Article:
Ministers and high-level officials from 32 countries that met informally in Bonn on 4-5 May have expressed determination to build on the strong momentum of the UN Climate Change Conference in Durban to curb greenhouse gas emissions and adapt to the inevitable impacts of climate change.
One of the central outcomes of the meeting in South Africa, at the end of last year, was to pave the way for a legal agreement under the UN Climate Convention applicable to all Parties, to be completed by 2015 and to come into effect from 2020.
The two-day informal ministerial meeting in Bonn focused on what needs to be done in the near future and over the next four years to ensure that this and other key decisions that emerged from the Durban conference are effectively implemented, in order to bridge the gap between what governments have committed to up to now, and what action is required to make the world climate-resilient.
Participants heard a presentation on how to bridge this gap by the UN Environment Programme’s chief scientist, Professor Joseph Alcamo, which pointed to the dire risks resulting from staying on a business as usual emissions pathway, as well as the fact that staving off the worst impacts of climate change is both technically and economically achievable.
New standard in climate change discussions
“The Durban conference resulted in one of the most encompassing and furthest reaching outcomes in the history of the climate change negotiations. It is essential that the momentum is maintained, and I see a strong willingness amongst governments to provide the necessary strong, high-level political leadership,” said Maite Nkoana-Mashabane, South African Minister of International Relations and Cooperation and President of the Durban UN Climate Change Conference (COP17/ CMP7).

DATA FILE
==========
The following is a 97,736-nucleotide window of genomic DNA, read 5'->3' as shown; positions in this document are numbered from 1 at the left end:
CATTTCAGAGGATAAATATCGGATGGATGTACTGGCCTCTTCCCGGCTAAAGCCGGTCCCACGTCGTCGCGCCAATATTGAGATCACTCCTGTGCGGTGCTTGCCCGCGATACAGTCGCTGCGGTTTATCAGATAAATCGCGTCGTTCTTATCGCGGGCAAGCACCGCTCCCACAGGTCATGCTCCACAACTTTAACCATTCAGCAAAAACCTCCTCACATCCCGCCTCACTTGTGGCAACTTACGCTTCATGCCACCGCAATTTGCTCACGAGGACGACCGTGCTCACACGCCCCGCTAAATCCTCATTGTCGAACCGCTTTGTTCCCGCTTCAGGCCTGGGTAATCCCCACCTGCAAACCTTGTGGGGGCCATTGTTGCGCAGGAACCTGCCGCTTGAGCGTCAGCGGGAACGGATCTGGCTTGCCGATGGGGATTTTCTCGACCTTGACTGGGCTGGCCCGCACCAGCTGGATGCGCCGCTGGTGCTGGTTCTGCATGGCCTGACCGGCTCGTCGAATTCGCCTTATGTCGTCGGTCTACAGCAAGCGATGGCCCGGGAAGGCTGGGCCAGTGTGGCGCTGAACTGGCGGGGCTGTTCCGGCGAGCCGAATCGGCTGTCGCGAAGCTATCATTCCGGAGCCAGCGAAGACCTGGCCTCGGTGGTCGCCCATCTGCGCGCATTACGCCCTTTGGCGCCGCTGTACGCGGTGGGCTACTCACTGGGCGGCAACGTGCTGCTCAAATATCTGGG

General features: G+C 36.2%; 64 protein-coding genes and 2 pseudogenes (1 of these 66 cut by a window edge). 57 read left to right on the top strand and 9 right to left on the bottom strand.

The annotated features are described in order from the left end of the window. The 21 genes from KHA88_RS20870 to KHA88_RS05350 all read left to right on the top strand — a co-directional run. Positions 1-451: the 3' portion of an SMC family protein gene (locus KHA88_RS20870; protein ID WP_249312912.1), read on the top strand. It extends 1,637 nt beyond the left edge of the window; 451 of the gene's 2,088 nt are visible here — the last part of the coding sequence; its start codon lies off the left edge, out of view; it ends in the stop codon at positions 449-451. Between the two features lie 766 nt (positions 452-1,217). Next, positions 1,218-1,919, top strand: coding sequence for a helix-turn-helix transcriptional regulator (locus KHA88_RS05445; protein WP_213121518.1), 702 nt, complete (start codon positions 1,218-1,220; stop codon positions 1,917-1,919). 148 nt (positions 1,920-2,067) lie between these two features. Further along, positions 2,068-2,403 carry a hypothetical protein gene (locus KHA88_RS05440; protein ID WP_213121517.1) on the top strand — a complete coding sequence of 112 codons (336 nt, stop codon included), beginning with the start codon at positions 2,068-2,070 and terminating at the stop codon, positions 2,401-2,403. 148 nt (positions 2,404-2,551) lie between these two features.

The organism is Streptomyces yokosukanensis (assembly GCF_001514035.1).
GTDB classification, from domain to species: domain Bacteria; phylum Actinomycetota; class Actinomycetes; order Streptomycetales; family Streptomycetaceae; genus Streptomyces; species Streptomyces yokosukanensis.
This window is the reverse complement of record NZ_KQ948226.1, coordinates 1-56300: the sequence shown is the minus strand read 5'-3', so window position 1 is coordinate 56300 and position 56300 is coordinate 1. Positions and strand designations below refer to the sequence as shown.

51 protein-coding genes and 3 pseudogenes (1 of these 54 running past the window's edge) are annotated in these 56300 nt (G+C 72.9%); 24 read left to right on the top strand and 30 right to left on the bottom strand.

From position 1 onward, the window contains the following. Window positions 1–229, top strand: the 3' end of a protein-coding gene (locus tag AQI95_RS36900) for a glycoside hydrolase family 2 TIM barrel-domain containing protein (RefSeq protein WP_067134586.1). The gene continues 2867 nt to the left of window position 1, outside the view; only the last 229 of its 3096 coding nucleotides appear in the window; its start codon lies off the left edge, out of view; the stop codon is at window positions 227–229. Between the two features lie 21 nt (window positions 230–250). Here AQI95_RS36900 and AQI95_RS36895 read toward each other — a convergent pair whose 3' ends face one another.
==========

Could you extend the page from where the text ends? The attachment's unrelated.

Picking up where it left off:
“At the same time, all governments share the sense that equity needs to be a central component of the future climate change regime,” she added.
Speaking to the participants, the COP President said: “Let me also remind you that as we build towards the future, we must remain seized with implementing the agreements that have been made on the Green Climate Fund, Finance, Adaptation, Technology and Capacity Building. The key focus area must still remain: implementation, implementation and implementation now.”
Political guidance is needed in five areas to make progress this year.
- amending the Kyoto Protocol in Doha at the end of the year so that it can continue as of the beginning of 2013
- clarifying emission reduction pledges and accounting arrangements outside of the Kyoto Protocol for the period up to 2020
- completing the final steps to operationalize the adaptation and technology institutions to help enhance developing country action
- advancing on long-term climate finance
- defining the path for a new global climate change agreement.
Urgent action needed
“Science warns that governments need to urgently, decisively and tangibly reduce emissions,” said UNFCCC Executive Secretary Christiana Figueres.
“Fortunately, this is economically feasible and technically attainable. But it clearly depends on ambitious reduction efforts in industrialized countries, and on a sufficient level of ambition to support action by developing countries. So we also need to see the speedy operationalization of the Green Climate Fund and the Technology Mechanism,” she said.
At COP17 in Durban last year, governments noted with “grave concern” the significant gap between countries’ current pledges to curb emissions and what is required to limit the increase of global average temperatures to at the most 2 degrees Celsius. Because of this, they agreed to undertake a work plan to close the gap between what has already been pledged and what is required to meet this goal.
The launch of the new negotiation to shape the new global climate change agreement, and first discussions on how to raise ambition, will take place at the Bonn Climate Change Conference, which is designed to prepare decisions for adoption at the Doha Climate Gateway.